SC

Current

CAUTION:Not suitable for use in gasoline-powered automotive engines built after 1967. SC Use in more modern engines may cause unsatisfactory performance or equipment harm.

SB

Current

CAUTION: Not suitable for use in gasoline-powered automotive engines built after 1971. Use in more modern engines may cause unsatisfactory performance or equipment harm.

SC

Current

CAUTION: Not suitable for use in gasoline-powered automotive engines built after 1967. Use in more modern engines may cause unsatisfactory performance or equipment harm.

SB

Obsolete

CAUTION:Not suitable for use in gasoline-powered automotive engines built after 1951. Use in more modern engines may cause unsatisfactory performance or equipment harm.

SA

Obsolete

CAUTION: Contains no additives. Not suitable for use in gasoline-powered automotive engines built after 1930. Use in more modern engines may cause unsatisfactory performance or equipment harm.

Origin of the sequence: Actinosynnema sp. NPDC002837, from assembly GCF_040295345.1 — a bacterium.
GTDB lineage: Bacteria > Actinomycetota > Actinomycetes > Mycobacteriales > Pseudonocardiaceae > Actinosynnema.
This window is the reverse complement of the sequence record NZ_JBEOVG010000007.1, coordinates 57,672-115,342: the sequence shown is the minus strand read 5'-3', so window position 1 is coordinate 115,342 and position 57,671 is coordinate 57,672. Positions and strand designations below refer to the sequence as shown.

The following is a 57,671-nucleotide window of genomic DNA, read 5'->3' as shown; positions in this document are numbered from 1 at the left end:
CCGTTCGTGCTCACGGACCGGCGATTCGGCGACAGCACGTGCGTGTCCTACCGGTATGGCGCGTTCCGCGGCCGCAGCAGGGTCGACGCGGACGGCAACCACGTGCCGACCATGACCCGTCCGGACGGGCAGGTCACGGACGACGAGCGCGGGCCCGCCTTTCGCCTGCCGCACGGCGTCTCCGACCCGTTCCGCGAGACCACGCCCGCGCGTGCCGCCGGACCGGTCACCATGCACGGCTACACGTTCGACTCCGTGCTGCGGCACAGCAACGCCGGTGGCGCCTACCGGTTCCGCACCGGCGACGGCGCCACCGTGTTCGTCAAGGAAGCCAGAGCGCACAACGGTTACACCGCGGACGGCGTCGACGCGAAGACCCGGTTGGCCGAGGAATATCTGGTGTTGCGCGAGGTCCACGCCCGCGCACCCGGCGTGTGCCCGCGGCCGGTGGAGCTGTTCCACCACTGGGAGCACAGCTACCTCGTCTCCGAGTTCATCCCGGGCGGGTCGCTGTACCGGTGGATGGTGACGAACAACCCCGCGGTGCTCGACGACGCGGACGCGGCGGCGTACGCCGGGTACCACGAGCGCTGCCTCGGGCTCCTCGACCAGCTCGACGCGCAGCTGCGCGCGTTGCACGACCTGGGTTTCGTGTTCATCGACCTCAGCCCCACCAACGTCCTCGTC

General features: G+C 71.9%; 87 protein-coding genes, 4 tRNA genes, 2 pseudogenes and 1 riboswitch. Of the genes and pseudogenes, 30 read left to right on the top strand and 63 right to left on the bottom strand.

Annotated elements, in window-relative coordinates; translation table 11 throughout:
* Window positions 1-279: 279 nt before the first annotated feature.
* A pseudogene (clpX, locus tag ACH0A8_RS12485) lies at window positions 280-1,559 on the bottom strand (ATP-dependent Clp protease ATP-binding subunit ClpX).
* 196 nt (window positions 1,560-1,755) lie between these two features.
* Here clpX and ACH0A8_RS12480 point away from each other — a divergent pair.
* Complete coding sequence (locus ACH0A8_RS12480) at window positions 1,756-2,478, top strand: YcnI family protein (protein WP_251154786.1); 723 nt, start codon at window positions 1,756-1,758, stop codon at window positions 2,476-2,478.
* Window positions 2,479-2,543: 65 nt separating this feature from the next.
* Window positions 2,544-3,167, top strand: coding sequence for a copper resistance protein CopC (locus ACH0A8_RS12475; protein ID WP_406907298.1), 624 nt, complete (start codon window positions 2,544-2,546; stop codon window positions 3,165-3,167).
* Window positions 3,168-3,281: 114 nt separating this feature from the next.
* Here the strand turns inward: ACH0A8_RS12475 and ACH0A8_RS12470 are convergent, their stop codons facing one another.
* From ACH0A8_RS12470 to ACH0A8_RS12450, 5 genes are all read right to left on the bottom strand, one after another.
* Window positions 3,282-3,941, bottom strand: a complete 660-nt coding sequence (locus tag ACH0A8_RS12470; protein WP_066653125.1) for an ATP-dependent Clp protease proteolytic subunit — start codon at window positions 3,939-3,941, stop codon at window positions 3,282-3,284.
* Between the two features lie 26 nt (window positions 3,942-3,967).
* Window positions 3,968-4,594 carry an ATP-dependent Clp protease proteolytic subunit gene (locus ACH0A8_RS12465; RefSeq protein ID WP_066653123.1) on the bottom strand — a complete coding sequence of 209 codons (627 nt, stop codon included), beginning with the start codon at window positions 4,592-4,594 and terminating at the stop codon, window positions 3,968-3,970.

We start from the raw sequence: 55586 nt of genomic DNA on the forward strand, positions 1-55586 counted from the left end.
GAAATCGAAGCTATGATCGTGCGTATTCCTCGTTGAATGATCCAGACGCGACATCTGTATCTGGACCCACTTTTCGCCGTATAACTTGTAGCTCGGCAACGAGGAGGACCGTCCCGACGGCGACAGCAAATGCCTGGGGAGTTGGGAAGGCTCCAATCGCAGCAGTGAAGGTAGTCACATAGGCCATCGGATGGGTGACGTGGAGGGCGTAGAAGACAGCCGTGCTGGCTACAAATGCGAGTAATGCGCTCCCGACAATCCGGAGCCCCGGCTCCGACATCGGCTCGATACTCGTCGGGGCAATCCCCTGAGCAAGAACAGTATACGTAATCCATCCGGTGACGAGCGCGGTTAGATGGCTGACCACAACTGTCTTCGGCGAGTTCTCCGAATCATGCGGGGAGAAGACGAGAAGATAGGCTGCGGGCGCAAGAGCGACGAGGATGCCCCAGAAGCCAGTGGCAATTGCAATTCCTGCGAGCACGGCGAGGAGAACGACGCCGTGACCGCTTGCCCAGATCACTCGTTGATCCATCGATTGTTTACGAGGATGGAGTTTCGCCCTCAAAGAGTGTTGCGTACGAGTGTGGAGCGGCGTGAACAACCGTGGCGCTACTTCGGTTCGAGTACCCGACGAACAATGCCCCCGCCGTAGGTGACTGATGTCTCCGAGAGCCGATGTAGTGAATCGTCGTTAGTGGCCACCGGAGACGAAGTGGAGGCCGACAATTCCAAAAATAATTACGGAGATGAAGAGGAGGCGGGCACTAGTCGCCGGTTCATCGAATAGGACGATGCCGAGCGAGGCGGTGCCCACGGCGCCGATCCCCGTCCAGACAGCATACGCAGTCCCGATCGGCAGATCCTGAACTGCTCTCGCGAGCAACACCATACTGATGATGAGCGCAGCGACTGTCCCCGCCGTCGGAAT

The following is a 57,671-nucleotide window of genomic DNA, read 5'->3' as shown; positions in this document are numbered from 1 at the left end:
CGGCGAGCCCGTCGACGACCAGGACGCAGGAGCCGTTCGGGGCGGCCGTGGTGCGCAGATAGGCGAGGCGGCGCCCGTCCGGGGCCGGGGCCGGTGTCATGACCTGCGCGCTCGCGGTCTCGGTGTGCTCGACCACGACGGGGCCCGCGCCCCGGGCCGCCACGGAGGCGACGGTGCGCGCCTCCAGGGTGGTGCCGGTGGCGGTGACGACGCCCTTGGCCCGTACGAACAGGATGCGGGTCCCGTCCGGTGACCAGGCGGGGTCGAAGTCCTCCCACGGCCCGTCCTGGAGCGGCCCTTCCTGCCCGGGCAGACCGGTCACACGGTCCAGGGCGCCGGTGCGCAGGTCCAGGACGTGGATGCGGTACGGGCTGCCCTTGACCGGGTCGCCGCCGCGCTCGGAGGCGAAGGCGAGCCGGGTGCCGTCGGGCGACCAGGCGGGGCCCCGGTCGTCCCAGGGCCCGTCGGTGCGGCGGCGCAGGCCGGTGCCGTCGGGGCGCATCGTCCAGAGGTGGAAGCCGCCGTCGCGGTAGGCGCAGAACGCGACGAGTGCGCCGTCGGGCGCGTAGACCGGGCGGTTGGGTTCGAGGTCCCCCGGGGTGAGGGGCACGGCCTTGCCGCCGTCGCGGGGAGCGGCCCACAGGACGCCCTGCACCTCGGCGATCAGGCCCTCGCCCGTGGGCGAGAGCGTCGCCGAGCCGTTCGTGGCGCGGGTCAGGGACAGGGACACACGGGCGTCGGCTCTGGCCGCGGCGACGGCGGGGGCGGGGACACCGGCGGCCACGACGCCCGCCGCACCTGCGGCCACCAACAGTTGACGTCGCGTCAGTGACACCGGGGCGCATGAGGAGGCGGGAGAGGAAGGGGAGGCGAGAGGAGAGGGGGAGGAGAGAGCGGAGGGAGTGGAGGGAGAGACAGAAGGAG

DIESEL ENGINES

Category

Status

Service

CJ-4

Current

Introduced in 2006. For high-speed, four-stroke engines designed to meet 2007 model year on-highway exhaust emission standards. CJ-4 oils are compounded for use in all applications with diesel fuels ranging in sulfur content up to 500 ppm (0.05% by weight). However, use of these oils with greater than 15 ppm (0.0015% by weight) sulfur fuel may impact exhaust aftertreatment system durability and/or oil drain interval. CJ-4 oils are eective at sustaining emission control system durability where particulate ters and other advanced aftertreatment systems are used. Optimum protection is provided for control of catalyst poisoning, particulat filter blocking, engine wear, piston deposits, low- and high-temperature stability, soot handling properties, oxidative thickening, foaming, and viscosity loss due to shear. API CJ-4 oils exceed the performance criteria of API CI-4 with CI-4 PLUS, CI-4, CH-4, CG-4 and CF-4 and can eectively lubricate engines calling for those API Service Categories. When using CJ-4 oil with higher than 15 ppm sulfur fuel, consult the engine manufacturer for service interval.